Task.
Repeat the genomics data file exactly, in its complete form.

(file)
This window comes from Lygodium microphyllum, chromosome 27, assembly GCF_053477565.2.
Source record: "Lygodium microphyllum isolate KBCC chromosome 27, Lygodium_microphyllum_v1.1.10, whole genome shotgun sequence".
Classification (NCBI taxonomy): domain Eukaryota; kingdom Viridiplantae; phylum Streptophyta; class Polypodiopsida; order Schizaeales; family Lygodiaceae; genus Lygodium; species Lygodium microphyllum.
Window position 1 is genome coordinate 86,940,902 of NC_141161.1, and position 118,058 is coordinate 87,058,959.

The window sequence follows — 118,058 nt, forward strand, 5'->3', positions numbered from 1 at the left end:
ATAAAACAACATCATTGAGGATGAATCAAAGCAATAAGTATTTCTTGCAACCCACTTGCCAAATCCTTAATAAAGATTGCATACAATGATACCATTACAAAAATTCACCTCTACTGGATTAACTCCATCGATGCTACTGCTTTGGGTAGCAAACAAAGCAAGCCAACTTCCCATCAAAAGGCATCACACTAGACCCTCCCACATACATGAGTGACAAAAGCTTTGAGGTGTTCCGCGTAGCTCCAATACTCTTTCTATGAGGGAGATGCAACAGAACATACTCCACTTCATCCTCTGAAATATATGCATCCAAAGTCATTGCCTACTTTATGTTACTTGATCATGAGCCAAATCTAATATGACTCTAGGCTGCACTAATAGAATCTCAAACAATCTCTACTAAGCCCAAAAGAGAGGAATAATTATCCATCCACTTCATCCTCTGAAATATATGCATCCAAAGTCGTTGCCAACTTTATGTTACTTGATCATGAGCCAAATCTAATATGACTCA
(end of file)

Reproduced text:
This window comes from Lygodium microphyllum, chromosome 27, assembly GCF_053477565.2.
Source record: "Lygodium microphyllum isolate KBCC chromosome 27, Lygodium_microphyllum_v1.1.10, whole genome shotgun sequence".
Classification (NCBI taxonomy): domain Eukaryota; kingdom Viridiplantae; phylum Streptophyta; class Polypodiopsida; order Schizaeales; family Lygodiaceae; genus Lygodium; species Lygodium microphyllum.
Window position 1 is genome coordinate 86,940,902 of NC_141161.1, and position 118,058 is coordinate 87,058,959.

The window sequence follows — 118,058 nt, forward strand, 5'->3', positions numbered from 1 at the left end:
ATAAAACAACATCATTGAGGATGAATCAAAGCAATAAGTATTTCTTGCAACCCACTTGCCAAATCCTTAATAAAGATTGCATACAATGATACCATTACAAAAATTCACCTCTACTGGATTAACTCCATCGATGCTACTGCTTTGGGTAGCAAACAAAGCAAGCCAACTTCCCATCAAAAGGCATCACACTAGACCCTCCCACATACATGAGTGACAAAAGCTTTGAGGTGTTCCGCGTAGCTCCAATACTCTTTCTATGAGGGAGATGCAACAGAACATACTCCACTTCATCCTCTGAAATATATGCATCCAAAGTCATTGCCTACTTTATGTTACTTGATCATGAGCCAAATCTAATATGACTCTAGGCTGCACTAATAGAATCTCAAACAATCTCTACTAAGCCCAAAAGAGAGGAATAATTATCCATCCACTTCATCCTCTGAAATATATGCATCCAAAGTCGTTGCCAACTTTATGTTACTTGATCATGAGCCAAATCTAATATGACTCA